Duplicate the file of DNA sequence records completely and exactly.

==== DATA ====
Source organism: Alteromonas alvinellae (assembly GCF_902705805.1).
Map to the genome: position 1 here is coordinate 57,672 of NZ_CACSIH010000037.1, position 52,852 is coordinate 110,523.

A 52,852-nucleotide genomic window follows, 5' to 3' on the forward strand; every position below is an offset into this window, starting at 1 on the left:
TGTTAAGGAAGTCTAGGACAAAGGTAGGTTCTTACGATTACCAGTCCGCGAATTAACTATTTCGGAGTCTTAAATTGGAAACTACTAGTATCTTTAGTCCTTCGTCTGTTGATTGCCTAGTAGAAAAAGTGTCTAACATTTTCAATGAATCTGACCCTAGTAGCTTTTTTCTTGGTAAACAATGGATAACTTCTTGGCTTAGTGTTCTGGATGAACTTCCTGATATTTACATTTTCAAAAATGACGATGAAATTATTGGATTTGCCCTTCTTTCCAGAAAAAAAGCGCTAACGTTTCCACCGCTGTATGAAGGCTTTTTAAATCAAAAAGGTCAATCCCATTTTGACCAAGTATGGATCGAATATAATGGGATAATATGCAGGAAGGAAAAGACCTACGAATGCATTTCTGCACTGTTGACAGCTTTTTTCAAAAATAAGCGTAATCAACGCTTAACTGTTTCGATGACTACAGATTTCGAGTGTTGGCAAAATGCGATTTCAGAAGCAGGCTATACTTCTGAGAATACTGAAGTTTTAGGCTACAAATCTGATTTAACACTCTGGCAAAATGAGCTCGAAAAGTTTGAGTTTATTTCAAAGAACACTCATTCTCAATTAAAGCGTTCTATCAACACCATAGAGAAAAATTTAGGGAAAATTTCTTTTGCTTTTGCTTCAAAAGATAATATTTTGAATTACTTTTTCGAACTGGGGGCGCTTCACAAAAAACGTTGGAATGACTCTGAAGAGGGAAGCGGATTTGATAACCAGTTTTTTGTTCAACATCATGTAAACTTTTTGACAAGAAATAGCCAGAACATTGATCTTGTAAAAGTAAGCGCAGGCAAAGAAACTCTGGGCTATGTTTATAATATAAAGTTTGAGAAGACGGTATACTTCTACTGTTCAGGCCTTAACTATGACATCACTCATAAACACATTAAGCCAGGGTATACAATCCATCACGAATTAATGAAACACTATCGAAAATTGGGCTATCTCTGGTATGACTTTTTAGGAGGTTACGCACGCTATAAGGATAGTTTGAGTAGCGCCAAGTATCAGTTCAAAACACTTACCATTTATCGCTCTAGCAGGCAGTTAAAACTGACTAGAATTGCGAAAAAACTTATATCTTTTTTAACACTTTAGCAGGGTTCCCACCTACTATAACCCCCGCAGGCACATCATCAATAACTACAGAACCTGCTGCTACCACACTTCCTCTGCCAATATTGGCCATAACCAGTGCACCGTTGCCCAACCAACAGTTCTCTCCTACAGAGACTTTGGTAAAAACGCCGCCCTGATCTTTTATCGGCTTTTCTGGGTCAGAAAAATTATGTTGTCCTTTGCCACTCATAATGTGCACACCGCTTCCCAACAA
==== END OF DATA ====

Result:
Source organism: Alteromonas alvinellae (assembly GCF_902705805.1).
Map to the genome: position 1 here is coordinate 57,672 of NZ_CACSIH010000037.1, position 52,852 is coordinate 110,523.

A 52,852-nucleotide genomic window follows, 5' to 3' on the forward strand; every position below is an offset into this window, starting at 1 on the left:
TGTTAAGGAAGTCTAGGACAAAGGTAGGTTCTTACGATTACCAGTCCGCGAATTAACTATTTCGGAGTCTTAAATTGGAAACTACTAGTATCTTTAGTCCTTCGTCTGTTGATTGCCTAGTAGAAAAAGTGTCTAACATTTTCAATGAATCTGACCCTAGTAGCTTTTTTCTTGGTAAACAATGGATAACTTCTTGGCTTAGTGTTCTGGATGAACTTCCTGATATTTACATTTTCAAAAATGACGATGAAATTATTGGATTTGCCCTTCTTTCCAGAAAAAAAGCGCTAACGTTTCCACCGCTGTATGAAGGCTTTTTAAATCAAAAAGGTCAATCCCATTTTGACCAAGTATGGATCGAATATAATGGGATAATATGCAGGAAGGAAAAGACCTACGAATGCATTTCTGCACTGTTGACAGCTTTTTTCAAAAATAAGCGTAATCAACGCTTAACTGTTTCGATGACTACAGATTTCGAGTGTTGGCAAAATGCGATTTCAGAAGCAGGCTATACTTCTGAGAATACTGAAGTTTTAGGCTACAAATCTGATTTAACACTCTGGCAAAATGAGCTCGAAAAGTTTGAGTTTATTTCAAAGAACACTCATTCTCAATTAAAGCGTTCTATCAACACCATAGAGAAAAATTTAGGGAAAATTTCTTTTGCTTTTGCTTCAAAAGATAATATTTTGAATTACTTTTTCGAACTGGGGGCGCTTCACAAAAAACGTTGGAATGACTCTGAAGAGGGAAGCGGATTTGATAACCAGTTTTTTGTTCAACATCATGTAAACTTTTTGACAAGAAATAGCCAGAACATTGATCTTGTAAAAGTAAGCGCAGGCAAAGAAACTCTGGGCTATGTTTATAATATAAAGTTTGAGAAGACGGTATACTTCTACTGTTCAGGCCTTAACTATGACATCACTCATAAACACATTAAGCCAGGGTATACAATCCATCACGAATTAATGAAACACTATCGAAAATTGGGCTATCTCTGGTATGACTTTTTAGGAGGTTACGCACGCTATAAGGATAGTTTGAGTAGCGCCAAGTATCAGTTCAAAACACTTACCATTTATCGCTCTAGCAGGCAGTTAAAACTGACTAGAATTGCGAAAAAACTTATATCTTTTTTAACACTTTAGCAGGGTTCCCACCTACTATAACCCCCGCAGGCACATCATCAATAACTACAGAACCTGCTGCTACCACACTTCCTCTGCCAATATTGGCCATAACCAGTGCACCGTTGCCCAACCAACAGTTCTCTCCTACAGAGACTTTGGTAAAAACGCCGCCCTGATCTTTTATCGGCTTTTCTGGGTCAGAAAAATTATGTTGTCCTTTGCCACTCATAATGTGCACACCGCTTCCCAACAA